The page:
Tantalising mystery of artist who worked with Dickens - then shot himself

PUBLISHED: 18:18 19 November 2007 | UPDATED: 14:38 07 September 2010

Stephen Jarvis with illustrations by Robert Seymour, circa 1830

Stephen Jarvis with illustrations by Robert Seymour, circa 1830

Author Stephen Jarvis explains why a Ham&High reader may hold the key to one of literature's unsolved mysteries. Over five years ago I heard an edition of Radio 4 s Desert Island Discs in which the comedian Griff Rhys-Jones chose The Pickwick Papers as his book: this inspired me to borrow PickwickPapers from my library, having never read it before – indeed I had

Over five years ago I heard an edition of Radio 4's Desert Island Discs in which the comedian Griff Rhys-Jones chose The Pickwick Papers as his book: this inspired me to borrow PickwickPapers from my library, having never read it before - indeed I had read very little of Dickens's canon up to that point.

In the Preface, I found one line referring to the artist Robert Seymour and his suicide. I was instantly fascinated.

I am now currently writing a book about Seymour, who was probably the most prolific cartoonist and illustrator of his generation, responsible for literally thousands of images in a relatively short life.

Nowadays, however, Seymour tends to be remembered for his association with Charles Dickens: Seymour originated the project which resulted in PickwickPapers, Dickens's hugely successful first novel. Dickens - then an almost unknown journalist - was hired to write text to accompany Seymour's illustrations. Relations between the two men are shrouded in mystery, but in 1836, shortly after the Pickwick project began, Seymour shot himself.

In spite of Seymour's pivotal role in Dickens's life, he remains something of a shadowy figure and no book has ever been written about him. However, there is one source of information which is likely to completely illuminate Seymour's personal history and his relationship with Dickens - namely, a 350-page unpublished manuscript, The Life of Robert Seymour, which has been missing for eighty years.

The manuscript was written by a certain R.D. (Rowland Dalmer) Morewood, who was a close friend of Seymour's son, and it was (at least at one time) stored in a deedbox along with a great deal of other material relating to Seymour, such as letters and notebooks and even apparently two of the original acid-etched steel plates for Pickwick.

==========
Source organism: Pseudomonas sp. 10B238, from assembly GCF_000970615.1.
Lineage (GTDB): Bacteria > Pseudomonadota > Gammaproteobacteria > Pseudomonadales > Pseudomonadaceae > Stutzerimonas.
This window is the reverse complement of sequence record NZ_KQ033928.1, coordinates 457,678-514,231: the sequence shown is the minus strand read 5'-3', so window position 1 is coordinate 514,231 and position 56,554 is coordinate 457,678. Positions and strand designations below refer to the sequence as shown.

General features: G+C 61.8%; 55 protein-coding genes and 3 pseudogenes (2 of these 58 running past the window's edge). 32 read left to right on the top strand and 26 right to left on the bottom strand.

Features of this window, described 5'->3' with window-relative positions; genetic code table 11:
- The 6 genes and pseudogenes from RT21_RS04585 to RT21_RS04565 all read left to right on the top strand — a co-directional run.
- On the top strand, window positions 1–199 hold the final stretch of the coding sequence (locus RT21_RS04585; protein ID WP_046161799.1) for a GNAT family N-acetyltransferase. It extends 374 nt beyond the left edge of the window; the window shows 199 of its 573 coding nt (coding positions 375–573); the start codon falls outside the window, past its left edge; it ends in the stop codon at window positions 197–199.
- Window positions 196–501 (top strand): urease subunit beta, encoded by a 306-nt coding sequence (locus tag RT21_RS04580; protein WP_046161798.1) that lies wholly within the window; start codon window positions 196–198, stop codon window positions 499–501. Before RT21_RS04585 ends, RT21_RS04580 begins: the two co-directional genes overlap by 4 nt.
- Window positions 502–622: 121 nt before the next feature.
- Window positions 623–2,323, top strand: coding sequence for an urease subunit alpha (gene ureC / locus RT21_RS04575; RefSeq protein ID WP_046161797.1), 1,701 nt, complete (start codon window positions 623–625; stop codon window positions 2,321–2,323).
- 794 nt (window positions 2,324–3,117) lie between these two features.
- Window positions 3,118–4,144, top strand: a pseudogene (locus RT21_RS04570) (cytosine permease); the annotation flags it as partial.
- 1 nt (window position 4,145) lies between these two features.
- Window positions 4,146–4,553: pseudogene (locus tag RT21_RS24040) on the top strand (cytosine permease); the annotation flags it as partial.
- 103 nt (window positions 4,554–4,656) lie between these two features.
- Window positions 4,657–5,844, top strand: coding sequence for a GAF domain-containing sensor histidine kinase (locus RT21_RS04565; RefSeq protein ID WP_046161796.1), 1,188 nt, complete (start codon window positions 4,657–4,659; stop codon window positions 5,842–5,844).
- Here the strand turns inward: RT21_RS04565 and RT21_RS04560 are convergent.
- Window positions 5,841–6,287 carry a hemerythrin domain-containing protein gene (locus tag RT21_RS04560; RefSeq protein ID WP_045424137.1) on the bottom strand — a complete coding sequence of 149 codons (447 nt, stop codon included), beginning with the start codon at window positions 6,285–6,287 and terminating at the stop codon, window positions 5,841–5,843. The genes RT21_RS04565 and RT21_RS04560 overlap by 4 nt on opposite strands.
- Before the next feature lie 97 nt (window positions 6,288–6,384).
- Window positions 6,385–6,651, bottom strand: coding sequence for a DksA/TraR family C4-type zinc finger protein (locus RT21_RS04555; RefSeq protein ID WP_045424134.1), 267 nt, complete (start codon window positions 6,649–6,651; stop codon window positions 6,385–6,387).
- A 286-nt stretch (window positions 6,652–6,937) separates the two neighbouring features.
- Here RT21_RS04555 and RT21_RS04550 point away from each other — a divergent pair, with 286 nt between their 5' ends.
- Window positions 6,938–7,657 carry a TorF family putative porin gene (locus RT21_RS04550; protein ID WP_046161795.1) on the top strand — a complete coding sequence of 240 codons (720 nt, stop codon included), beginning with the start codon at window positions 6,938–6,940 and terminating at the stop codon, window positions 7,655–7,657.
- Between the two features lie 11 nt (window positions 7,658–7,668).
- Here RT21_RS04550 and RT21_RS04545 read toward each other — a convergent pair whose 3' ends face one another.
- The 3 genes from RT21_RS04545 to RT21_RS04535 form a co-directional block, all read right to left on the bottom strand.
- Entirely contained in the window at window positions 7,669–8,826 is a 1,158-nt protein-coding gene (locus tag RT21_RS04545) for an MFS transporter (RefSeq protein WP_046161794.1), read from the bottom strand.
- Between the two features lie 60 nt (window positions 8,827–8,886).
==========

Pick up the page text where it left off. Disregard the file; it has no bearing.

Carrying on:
I have little doubt that overall this is the most important archive of material relating to Seymour in the world - I have been trying to locate it for about two years, in the hope that the current owner will allow me to read all the material. And there are good reasons for thinking that this archive might be in the Ham&High's circulation area.

From what I have discovered, it seems that R.D. Morewood made an unsuccessful attempt to sell the manuscript (and the rest of the material in the deedbox) at Sotheby's in 1919; after his death, the deedbox came into the possession of his niece Emily Morewood, who lived in Beckenham - and confirmation that the manuscript was in her possession until at least 1927 is to be found in an article in The Connoisseur magazine, published in that year, which stated that she was the current owner of R.D. Morewood's manuscript.

This was the last-known reference to the manuscript - and what happened to it after 1927 is a mystery: Emily Morewood died unmarried, childless, and poverty-stricken in 1937, without leaving a will. There is, though, one tantalising clue that suggests the deedbox might have been handled by someone in the Ham&High area about 20 or so years ago.

About that time, another important Seymour artefact - namely an album of his pictures collected by R.D. Morewood - was found by a print collector in a secondhand bookshop in Bell Street, near the Edgware Road. The crucial significance of this find is that this album was also, at one time, in Emily Morewood's possession - it was mentioned in the 1927 article in The Connoisseur Magazine.

So whoever placed the album in the bookshop almost certainly had possession of the manuscript as well - unfortunately, there was no sign of the manuscript in the bookshop, nor is there any clue in the album as to who placed it there.

I know that over 20 years have passed since that discovery in Bell Street, but it is conceivable that there may be someone who may be able to shed light on the fate of the deedbox.

In addition, there is another factor which leads me to believe that a Ham&High reader may have vital information. Firstly, The Pickwick Papers has, in its opening pages, (and therefore most likely to be connected to Seymour's influence on Dickens), the famous reference to the leading character's (Mr Pickwick's) spoof-learned treatise "Speculations on the Source of the Hampstead Ponds, with some Observations on the Theory of Tittlebats" - 'tittlebats' being a childish or dialect term for a stickleback - which is frequently quoted whenever the Hampstead Ponds are mentioned.

Indeed, Highgate is mentioned at the start of Pickwick too, as being another place where Mr Pickwick had conducted research.

If anyone does have information, my contact details are:

Stephen Jarvis, 1 Riverine, Grosvenor Drive, Maidenhead, Berks SL6 8PF, email: stephenjarvis@hotmail.com.

Editor's note: Stephen Jarvis is a member of Management Committee of the Dickens Fellowship and edits the Fellowship's newsletter, The London Particula. He also serves on the recently-established committee Dickens 2012, which is concerned with the commemoration of the bicentenary of Dickens's birth. He is a published author, and his last book, The Ultimate Guide to Unusual Leisure explored the world of unusual hobbies, and was written in a humorous vein.

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